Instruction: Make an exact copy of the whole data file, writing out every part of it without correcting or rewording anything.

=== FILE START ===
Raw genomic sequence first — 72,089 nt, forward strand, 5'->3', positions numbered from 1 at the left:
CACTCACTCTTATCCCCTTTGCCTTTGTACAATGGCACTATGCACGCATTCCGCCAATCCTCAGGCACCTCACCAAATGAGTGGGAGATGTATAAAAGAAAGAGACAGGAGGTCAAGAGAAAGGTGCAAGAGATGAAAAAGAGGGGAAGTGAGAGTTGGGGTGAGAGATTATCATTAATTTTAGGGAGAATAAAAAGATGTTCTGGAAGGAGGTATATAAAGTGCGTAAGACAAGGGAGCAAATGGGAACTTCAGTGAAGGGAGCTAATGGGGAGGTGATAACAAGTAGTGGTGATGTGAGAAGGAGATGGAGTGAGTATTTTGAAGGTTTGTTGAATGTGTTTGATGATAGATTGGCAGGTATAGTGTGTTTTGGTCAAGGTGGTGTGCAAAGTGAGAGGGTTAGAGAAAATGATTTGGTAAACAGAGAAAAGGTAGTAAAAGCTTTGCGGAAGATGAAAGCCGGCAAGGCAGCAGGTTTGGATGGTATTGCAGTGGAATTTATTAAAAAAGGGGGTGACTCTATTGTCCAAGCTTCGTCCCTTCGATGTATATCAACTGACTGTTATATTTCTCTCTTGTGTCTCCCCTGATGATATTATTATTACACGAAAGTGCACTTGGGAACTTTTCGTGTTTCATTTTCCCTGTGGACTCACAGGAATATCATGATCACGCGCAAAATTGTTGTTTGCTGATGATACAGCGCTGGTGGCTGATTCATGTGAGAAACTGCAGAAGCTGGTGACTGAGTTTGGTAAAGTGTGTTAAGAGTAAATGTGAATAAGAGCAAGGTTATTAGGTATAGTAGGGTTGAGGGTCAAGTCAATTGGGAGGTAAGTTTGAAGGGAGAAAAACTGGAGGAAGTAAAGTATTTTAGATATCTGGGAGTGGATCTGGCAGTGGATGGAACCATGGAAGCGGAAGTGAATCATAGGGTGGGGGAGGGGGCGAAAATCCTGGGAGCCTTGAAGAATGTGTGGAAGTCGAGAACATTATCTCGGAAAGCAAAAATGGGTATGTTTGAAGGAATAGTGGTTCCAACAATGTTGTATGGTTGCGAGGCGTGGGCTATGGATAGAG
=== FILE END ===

Raw genomic sequence first — 72,089 nt, forward strand, 5'->3', positions numbered from 1 at the left:
CACTCACTCTTATCCCCTTTGCCTTTGTACAATGGCACTATGCACGCATTCCGCCAATCCTCAGGCACCTCACCAAATGAGTGGGAGATGTATAAAAGAAAGAGACAGGAGGTCAAGAGAAAGGTGCAAGAGATGAAAAAGAGGGGAAGTGAGAGTTGGGGTGAGAGATTATCATTAATTTTAGGGAGAATAAAAAGATGTTCTGGAAGGAGGTATATAAAGTGCGTAAGACAAGGGAGCAAATGGGAACTTCAGTGAAGGGAGCTAATGGGGAGGTGATAACAAGTAGTGGTGATGTGAGAAGGAGATGGAGTGAGTATTTTGAAGGTTTGTTGAATGTGTTTGATGATAGATTGGCAGGTATAGTGTGTTTTGGTCAAGGTGGTGTGCAAAGTGAGAGGGTTAGAGAAAATGATTTGGTAAACAGAGAAAAGGTAGTAAAAGCTTTGCGGAAGATGAAAGCCGGCAAGGCAGCAGGTTTGGATGGTATTGCAGTGGAATTTATTAAAAAAGGGGGTGACTCTATTGTCCAAGCTTCGTCCCTTCGATGTATATCAACTGACTGTTATATTTCTCTCTTGTGTCTCCCCTGATGATATTATTATTACACGAAAGTGCACTTGGGAACTTTTCGTGTTTCATTTTCCCTGTGGACTCACAGGAATATCATGATCACGCGCAAAATTGTTGTTTGCTGATGATACAGCGCTGGTGGCTGATTCATGTGAGAAACTGCAGAAGCTGGTGACTGAGTTTGGTAAAGTGTGTTAAGAGTAAATGTGAATAAGAGCAAGGTTATTAGGTATAGTAGGGTTGAGGGTCAAGTCAATTGGGAGGTAAGTTTGAAGGGAGAAAAACTGGAGGAAGTAAAGTATTTTAGATATCTGGGAGTGGATCTGGCAGTGGATGGAACCATGGAAGCGGAAGTGAATCATAGGGTGGGGGAGGGGGCGAAAATCCTGGGAGCCTTGAAGAATGTGTGGAAGTCGAGAACATTATCTCGGAAAGCAAAAATGGGTATGTTTGAAGGAATAGTGGTTCCAACAATGTTGTATGGTTGCGAGGCGTGGGCTATGGATAGAG